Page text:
Nail Cancer

Eileen Bailey Health Guide January 17, 2013
  • When we think of skin cancer, we first think about lesions that appear on the face, legs or arms. But, even though rare, skin cancer can appear below your nail. Bob Marley, a reggae superstar, died at the age of 36 from melanoma on his toenail.

    Melanoma of the nail beds, called subungual melanoma, is more common in darker skinned individuals. According to Dr. Oz is occurs most often in African Americans but can occur in anyone. It usually appears as a dark stripe or band through the thumb, index finger or great toe. The dark band can extend into your nail fold or cuticle While every dark band or spot under your nail is not cancerous, it is important to get it checked by your doctor as soon as you notice it.


    Other signs to look for include red streaks that do not go away. These may indicate squamous or basal cell carcinoma. Warts around your nail bed that won’t go away with treatment may also be a sign of cancer. In addition, if you notice other changes in your nails, such as thickening, the nail lifting from the nail bed, grooves in your nails or pain, you should contact a dermatologist for an evaluation.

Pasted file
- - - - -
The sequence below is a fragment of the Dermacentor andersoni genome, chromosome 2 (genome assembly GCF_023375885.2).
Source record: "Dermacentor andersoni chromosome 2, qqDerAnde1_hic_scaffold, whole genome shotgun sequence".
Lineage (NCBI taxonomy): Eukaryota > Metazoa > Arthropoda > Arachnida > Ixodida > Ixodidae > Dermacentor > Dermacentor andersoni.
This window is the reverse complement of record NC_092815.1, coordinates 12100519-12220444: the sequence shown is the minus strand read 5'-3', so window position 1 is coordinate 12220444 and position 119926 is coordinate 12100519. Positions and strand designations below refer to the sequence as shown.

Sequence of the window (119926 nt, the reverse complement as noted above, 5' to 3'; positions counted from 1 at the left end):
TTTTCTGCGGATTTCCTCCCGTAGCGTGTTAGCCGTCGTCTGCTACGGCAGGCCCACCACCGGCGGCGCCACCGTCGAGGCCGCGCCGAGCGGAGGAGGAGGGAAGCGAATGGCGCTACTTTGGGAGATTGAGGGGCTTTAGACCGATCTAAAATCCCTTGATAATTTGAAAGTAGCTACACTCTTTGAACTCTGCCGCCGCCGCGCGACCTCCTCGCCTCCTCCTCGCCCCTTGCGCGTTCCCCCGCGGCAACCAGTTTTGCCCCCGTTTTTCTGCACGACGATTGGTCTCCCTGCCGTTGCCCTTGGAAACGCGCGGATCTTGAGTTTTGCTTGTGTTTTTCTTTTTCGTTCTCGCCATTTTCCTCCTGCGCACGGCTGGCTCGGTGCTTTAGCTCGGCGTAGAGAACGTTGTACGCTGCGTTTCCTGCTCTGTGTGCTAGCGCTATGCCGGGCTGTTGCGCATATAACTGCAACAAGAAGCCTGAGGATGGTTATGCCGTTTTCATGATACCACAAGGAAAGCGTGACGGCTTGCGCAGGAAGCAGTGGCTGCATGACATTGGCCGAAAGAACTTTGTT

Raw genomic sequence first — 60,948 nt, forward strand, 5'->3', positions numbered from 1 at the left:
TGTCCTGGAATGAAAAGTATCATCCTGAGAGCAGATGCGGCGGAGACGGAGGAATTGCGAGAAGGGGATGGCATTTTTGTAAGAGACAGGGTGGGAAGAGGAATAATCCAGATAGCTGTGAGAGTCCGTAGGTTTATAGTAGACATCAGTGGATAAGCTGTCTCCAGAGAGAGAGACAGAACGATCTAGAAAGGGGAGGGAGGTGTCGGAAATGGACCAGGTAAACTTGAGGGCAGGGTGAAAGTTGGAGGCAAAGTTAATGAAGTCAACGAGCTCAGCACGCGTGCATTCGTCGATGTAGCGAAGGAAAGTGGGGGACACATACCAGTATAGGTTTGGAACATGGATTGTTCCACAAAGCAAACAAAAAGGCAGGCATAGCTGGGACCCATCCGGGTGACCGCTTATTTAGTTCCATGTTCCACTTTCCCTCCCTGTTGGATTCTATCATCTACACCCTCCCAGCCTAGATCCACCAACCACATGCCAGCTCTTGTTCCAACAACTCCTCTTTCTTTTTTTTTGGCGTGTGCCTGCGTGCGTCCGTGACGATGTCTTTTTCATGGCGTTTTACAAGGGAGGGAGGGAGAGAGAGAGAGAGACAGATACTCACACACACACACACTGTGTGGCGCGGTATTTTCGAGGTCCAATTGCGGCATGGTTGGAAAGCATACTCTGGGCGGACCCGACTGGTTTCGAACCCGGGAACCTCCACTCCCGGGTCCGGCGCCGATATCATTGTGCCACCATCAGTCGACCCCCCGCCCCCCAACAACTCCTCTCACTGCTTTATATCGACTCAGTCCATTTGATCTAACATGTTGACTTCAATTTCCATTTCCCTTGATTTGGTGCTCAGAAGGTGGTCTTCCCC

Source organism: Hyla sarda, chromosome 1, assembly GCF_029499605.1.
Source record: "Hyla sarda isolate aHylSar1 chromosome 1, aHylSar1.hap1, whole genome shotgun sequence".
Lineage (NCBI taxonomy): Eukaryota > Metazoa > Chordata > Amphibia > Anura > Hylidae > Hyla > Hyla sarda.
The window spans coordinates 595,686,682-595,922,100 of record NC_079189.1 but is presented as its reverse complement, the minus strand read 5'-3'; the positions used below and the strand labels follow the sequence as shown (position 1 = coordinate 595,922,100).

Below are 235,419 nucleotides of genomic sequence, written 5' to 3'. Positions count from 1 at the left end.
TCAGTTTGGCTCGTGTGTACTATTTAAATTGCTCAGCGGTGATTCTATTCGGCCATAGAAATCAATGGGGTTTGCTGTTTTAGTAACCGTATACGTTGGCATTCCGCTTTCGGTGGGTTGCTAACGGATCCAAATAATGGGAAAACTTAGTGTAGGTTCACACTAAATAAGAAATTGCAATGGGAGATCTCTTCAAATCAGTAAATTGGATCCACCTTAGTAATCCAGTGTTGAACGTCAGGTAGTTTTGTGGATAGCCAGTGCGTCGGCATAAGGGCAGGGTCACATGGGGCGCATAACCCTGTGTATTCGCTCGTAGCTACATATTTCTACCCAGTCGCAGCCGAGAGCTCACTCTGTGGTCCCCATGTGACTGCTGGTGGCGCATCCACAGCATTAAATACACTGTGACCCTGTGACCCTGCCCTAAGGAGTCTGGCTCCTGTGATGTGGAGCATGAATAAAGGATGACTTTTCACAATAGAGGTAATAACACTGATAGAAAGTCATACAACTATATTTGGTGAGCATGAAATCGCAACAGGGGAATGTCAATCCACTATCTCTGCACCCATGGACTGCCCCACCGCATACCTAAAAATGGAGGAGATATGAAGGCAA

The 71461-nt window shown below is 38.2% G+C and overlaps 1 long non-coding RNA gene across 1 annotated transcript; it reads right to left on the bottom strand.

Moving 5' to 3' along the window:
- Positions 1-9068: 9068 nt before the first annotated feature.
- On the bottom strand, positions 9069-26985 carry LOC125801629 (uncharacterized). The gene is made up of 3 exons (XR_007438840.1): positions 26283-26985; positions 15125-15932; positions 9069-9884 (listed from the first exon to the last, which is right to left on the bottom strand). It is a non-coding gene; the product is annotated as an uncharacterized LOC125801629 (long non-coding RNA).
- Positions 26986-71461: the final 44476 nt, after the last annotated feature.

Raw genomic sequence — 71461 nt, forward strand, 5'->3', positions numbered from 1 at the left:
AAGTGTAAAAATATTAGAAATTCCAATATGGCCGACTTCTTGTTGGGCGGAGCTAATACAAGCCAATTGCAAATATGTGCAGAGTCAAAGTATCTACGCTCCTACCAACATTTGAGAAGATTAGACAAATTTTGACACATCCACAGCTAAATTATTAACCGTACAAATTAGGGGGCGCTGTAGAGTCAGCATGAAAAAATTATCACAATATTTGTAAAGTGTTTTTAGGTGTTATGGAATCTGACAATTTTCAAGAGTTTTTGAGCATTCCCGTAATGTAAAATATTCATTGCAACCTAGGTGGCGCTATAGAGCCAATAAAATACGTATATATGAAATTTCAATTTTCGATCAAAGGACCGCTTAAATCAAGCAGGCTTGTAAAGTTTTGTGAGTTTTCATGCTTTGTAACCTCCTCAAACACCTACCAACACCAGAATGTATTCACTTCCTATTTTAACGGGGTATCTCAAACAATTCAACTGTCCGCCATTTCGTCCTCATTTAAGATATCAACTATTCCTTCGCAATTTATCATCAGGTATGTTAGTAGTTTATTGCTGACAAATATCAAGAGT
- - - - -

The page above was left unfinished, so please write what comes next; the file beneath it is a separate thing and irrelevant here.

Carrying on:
Nail cancer accounts for about 5 percent of all diagnosed melanomas but account for 30 to 40 percent of skin cancer in people of color. According to the Skin Cancer Foundation, “Sun exposure may cause permanent damage to the nail’s growth center, called the matrix - especially the pale, ‘half-moon’ portion of the matrix visible at the base of the nail plate. Cumulative sun exposure may also permanently harm the nail bed and nail folds - the skin around the cuticle - accelerating their aging process and increasing the risk of skin cancer.” [1]

    Just as your face and other exposed areas need to be protected from exposure to the sun, so do your nails. Some nail polishes now contain UV filters.

    The Skin Cancer Foundation also suggests the following to help protect the health of your nails:

    • Moisturize nail area daily
    • Wear gloves when outside in cold, windy weather
    • Never cut or push back cuticles
    • If you use nail polish, take a break periodically through the year for a total of 1 to 3 months
    • If you get manicures, check out the salon to make sure equipment is clean and sterilized


    When doing self-exams, you should include both your fingernails and toenails and pay attention to any changes.



    References:

    “7 Tricky Body Symptoms, Solved,” Date Unknown, Richard Laliberte, Prevention.com

    “Dr. Oz Nail Changes and Your Health,” Date Unknown, Dr. Oz, HealthyBodyDaily.com

    [1] “To Protect and Serve,” Date Unknown, Staff Writer, Skin Cancer Foundation